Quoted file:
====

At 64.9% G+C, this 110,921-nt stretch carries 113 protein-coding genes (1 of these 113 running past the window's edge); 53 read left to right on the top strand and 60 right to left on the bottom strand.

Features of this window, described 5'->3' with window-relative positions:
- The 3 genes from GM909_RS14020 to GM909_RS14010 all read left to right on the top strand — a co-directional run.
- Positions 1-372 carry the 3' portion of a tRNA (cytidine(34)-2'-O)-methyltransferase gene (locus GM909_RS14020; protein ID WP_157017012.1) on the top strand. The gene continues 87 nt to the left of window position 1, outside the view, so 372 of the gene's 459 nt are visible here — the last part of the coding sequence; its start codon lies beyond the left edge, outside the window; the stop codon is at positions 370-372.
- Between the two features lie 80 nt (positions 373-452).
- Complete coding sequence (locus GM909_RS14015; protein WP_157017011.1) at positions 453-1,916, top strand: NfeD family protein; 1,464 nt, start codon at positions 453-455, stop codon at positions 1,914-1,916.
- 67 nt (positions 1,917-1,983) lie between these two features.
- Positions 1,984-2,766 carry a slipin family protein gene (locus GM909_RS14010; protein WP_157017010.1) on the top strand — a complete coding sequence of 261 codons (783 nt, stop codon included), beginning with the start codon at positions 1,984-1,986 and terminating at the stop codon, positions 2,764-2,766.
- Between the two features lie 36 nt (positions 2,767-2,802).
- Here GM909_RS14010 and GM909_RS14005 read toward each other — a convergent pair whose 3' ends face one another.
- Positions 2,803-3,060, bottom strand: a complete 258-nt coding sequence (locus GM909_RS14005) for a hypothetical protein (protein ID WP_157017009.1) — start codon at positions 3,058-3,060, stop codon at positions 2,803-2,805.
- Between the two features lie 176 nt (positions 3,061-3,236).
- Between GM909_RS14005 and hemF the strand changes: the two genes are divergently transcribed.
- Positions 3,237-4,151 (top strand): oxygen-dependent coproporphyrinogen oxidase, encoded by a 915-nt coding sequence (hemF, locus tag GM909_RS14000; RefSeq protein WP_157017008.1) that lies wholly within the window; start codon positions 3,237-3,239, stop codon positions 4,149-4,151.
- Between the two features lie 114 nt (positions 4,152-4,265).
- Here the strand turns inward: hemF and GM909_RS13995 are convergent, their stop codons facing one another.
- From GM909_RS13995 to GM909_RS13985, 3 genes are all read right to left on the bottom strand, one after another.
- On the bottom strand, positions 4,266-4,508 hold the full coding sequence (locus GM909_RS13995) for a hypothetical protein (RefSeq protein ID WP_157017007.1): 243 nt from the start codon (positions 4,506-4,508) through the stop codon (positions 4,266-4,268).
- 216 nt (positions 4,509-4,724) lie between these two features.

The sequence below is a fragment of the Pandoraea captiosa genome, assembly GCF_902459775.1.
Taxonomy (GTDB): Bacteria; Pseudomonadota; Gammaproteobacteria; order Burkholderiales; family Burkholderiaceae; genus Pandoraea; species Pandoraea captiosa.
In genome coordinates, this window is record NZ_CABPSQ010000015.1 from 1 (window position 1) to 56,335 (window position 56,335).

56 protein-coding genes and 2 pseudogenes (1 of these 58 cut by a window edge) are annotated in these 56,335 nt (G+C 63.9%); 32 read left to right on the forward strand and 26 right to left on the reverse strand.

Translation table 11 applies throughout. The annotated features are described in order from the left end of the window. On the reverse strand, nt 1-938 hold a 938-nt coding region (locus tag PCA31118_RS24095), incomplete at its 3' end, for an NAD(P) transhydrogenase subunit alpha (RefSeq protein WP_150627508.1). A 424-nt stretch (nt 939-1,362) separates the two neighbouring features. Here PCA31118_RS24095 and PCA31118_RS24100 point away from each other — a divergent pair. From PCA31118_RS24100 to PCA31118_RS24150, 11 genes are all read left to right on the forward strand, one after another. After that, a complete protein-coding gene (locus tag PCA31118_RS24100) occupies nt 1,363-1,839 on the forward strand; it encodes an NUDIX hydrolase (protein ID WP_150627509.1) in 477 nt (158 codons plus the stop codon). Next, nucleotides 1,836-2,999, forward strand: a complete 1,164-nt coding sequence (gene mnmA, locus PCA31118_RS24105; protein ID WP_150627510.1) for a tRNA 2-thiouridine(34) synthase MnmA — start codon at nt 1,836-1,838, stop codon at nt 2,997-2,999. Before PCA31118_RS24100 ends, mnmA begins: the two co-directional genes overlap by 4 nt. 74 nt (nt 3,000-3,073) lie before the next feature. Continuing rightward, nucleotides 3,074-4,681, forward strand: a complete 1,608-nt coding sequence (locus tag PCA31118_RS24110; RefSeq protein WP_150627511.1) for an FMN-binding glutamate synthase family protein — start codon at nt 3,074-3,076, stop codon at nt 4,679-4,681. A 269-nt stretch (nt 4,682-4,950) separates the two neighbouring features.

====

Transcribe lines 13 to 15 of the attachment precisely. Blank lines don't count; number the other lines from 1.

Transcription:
- Between GM909_RS14005 and hemF the strand changes: the two genes are divergently transcribed.
- Positions 3,237-4,151 (top strand): oxygen-dependent coproporphyrinogen oxidase, encoded by a 915-nt coding sequence (hemF, locus tag GM909_RS14000; RefSeq protein WP_157017008.1) that lies wholly within the window; start codon positions 3,237-3,239, stop codon positions 4,149-4,151.
- Between the two features lie 114 nt (positions 4,152-4,265).